- Money market account: A money market account is issued by banks and credit unions and, like savings accounts, the majority of them are FDIC insured. However, money market accounts offer current market interest rates, which can help you earn more than a traditional savings account.
Saving money for retirement is one of the most important financial moves you can make. There are many different types of retirement accounts you can contribute to depending on your situation. Your employer may even offer a retirement plan that includes additional benefits or matched contributions.
- Roth IRA: A Roth IRA is an individual retirement account where you pay income taxes on the money deposited in your account, but then all future withdrawals are tax free.
- Simple IRA: A Simple IRA works similarly to a Roth IRA, except that it’s provided by an employer or small business owner.
- SEP IRA: A Simplified Employee Pension (SEP IRA) is another type of IRA that’s adopted by business owners to provide retirement benefits for themselves and employees.
- 401(k): A 401(k) is an employer-provided retirement account where you can deposit funds before taxes and pay income taxes only when you make future withdrawals.
- Solo 401(k): A solo 401(k) is typically for business owners who don’t have full-time employees, but still want a retirement account with benefits.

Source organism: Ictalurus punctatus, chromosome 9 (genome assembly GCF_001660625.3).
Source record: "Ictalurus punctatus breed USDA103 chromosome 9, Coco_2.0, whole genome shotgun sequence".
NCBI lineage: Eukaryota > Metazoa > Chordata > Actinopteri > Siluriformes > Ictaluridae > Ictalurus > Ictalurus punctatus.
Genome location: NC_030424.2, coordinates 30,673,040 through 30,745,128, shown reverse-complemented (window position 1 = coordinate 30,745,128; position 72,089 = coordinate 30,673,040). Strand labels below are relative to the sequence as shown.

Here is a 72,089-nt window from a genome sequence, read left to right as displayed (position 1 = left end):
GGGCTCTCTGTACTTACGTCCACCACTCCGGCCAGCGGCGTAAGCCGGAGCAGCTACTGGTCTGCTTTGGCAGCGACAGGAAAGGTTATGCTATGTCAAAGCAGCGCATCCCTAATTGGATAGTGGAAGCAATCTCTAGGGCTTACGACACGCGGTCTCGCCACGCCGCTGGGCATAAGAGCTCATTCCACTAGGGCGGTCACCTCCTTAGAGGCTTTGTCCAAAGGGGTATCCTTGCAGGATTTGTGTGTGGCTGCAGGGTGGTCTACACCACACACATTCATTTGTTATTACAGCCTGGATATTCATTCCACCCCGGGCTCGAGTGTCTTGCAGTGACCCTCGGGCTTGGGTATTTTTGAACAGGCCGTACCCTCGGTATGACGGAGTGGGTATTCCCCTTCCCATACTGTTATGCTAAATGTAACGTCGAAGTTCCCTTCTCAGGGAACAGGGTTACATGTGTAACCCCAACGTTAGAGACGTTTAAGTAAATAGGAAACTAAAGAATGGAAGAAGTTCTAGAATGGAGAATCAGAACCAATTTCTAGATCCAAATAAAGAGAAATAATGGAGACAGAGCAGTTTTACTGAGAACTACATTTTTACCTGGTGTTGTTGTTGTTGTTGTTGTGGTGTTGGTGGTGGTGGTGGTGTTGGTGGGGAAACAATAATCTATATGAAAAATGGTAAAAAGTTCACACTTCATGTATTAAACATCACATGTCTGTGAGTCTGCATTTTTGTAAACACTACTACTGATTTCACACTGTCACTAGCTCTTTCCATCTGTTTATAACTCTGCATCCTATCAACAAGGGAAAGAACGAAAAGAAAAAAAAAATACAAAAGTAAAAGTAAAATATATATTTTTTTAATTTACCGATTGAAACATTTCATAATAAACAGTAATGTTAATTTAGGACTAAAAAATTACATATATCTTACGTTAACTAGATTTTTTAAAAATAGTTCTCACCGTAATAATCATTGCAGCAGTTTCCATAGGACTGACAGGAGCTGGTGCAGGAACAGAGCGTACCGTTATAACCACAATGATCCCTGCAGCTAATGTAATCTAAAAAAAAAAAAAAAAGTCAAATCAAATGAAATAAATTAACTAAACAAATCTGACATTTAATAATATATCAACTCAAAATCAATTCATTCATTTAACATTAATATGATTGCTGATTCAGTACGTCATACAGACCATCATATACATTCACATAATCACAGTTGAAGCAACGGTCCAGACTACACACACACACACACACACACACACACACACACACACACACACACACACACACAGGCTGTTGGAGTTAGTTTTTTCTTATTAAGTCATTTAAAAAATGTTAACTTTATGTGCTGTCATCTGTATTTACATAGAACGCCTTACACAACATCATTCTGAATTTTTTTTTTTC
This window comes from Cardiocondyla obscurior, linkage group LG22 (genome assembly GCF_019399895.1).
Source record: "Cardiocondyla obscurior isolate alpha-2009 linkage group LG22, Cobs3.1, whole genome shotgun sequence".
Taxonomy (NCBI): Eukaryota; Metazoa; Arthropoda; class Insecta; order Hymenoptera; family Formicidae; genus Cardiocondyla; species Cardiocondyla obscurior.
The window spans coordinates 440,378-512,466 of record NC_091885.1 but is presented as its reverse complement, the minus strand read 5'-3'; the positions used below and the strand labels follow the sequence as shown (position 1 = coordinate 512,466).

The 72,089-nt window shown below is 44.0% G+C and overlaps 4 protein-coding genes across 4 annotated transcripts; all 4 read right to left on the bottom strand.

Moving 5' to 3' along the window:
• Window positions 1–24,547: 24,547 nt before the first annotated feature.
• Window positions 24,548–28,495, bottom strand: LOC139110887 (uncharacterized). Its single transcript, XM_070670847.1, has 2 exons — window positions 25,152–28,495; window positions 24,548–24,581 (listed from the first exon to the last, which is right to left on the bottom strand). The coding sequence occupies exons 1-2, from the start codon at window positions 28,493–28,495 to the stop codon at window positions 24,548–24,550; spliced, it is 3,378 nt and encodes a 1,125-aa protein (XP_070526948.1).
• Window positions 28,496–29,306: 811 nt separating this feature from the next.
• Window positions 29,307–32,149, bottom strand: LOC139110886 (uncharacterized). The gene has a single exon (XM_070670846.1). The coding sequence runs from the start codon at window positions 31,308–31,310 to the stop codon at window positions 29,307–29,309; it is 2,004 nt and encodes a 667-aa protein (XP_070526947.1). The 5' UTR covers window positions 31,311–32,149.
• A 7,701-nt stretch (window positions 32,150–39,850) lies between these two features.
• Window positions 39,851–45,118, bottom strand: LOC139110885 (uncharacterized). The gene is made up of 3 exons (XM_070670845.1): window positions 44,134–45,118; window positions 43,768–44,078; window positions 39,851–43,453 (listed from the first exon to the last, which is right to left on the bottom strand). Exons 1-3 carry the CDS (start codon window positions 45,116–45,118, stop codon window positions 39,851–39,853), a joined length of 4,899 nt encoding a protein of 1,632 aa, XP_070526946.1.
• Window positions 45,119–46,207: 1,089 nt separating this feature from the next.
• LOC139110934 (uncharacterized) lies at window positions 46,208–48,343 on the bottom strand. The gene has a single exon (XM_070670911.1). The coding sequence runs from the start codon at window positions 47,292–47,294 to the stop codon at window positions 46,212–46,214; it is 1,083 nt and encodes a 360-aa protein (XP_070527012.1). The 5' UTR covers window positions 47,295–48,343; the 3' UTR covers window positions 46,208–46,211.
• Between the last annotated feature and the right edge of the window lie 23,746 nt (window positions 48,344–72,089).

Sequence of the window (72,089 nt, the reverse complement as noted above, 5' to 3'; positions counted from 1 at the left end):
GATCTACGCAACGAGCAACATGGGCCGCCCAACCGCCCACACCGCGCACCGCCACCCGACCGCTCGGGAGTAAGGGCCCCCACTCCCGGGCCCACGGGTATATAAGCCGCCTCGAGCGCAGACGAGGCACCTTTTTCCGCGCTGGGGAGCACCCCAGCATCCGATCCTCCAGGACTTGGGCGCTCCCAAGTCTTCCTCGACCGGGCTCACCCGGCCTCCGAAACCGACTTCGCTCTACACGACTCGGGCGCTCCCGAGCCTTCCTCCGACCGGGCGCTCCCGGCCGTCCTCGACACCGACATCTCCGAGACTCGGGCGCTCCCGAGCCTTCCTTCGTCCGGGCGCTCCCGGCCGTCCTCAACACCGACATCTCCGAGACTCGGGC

Diversified investment account
This type of account is sometimes referred to as a taxable brokerage account or a non-retirement investing account. There are no limits to how much you contribute, plus you have the ability to create a diversified portfolio made of stocks, bonds, and ETFs.
An education savings account can be a great option to help pay for education expenses for you or your children. You could make contributions to a 529 savings plan or a Coverdell Education Savings Account (ESA). These accounts are not tax-deductible, but qualified distributions are tax-free.
Investment account for kids
If you have children under 18 who come into money or earn money on their own, you can open investment accounts for them that will be ready when they come of age.
- Custodial brokerage account: This type of investment account is in a child’s name but managed by an adult until they turn 18.
- Custodial IRA: A type of IRA managed by an adult until the child comes of age. Custodial IRAs can be used to fund college tuition or even a first home.
Should I hold off on investing my 2021 tax return if I have debt?
Debt, especially high-interest debt like payday loans or credit cards, can really cut into your finances. It may make more sense to put your 2021 tax return toward paying off your debt. Even then, it’s also a good idea — if you can — to set some funds aside in an emergency fund.
How long does a tax return take?
It depends, but most electronic filers can expect their return in 21 days.
What is a tax return?
A tax return is an accounting of how much money you should be paying the government. When you do your taxes each year, you’ll calculate how much you owe in taxes, and from there, you can determine if you’ve overpaid the IRS.